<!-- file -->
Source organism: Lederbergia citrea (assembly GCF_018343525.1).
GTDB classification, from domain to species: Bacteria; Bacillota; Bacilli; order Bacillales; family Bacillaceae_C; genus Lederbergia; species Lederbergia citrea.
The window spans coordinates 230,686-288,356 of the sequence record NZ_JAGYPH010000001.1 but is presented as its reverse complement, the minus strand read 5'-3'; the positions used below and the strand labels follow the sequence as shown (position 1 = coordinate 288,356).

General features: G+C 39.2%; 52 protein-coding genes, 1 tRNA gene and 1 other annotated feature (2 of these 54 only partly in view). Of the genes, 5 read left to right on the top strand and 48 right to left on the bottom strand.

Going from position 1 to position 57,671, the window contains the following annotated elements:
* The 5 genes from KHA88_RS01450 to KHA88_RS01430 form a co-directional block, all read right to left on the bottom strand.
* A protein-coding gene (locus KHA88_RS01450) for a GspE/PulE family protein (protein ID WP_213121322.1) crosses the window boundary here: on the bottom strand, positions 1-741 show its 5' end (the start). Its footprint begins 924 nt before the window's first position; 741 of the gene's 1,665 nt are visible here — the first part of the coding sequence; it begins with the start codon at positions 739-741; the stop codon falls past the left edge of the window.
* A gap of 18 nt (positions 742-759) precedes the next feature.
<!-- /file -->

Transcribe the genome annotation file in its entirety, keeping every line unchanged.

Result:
Source organism: Lederbergia citrea (assembly GCF_018343525.1).
GTDB classification, from domain to species: Bacteria; Bacillota; Bacilli; order Bacillales; family Bacillaceae_C; genus Lederbergia; species Lederbergia citrea.
The window spans coordinates 230,686-288,356 of the sequence record NZ_JAGYPH010000001.1 but is presented as its reverse complement, the minus strand read 5'-3'; the positions used below and the strand labels follow the sequence as shown (position 1 = coordinate 288,356).

General features: G+C 39.2%; 52 protein-coding genes, 1 tRNA gene and 1 other annotated feature (2 of these 54 only partly in view). Of the genes, 5 read left to right on the top strand and 48 right to left on the bottom strand.

Going from position 1 to position 57,671, the window contains the following annotated elements:
* The 5 genes from KHA88_RS01450 to KHA88_RS01430 form a co-directional block, all read right to left on the bottom strand.
* A protein-coding gene (locus KHA88_RS01450) for a GspE/PulE family protein (protein ID WP_213121322.1) crosses the window boundary here: on the bottom strand, positions 1-741 show its 5' end (the start). Its footprint begins 924 nt before the window's first position; 741 of the gene's 1,665 nt are visible here — the first part of the coding sequence; it begins with the start codon at positions 739-741; the stop codon falls past the left edge of the window.
* A gap of 18 nt (positions 742-759) precedes the next feature.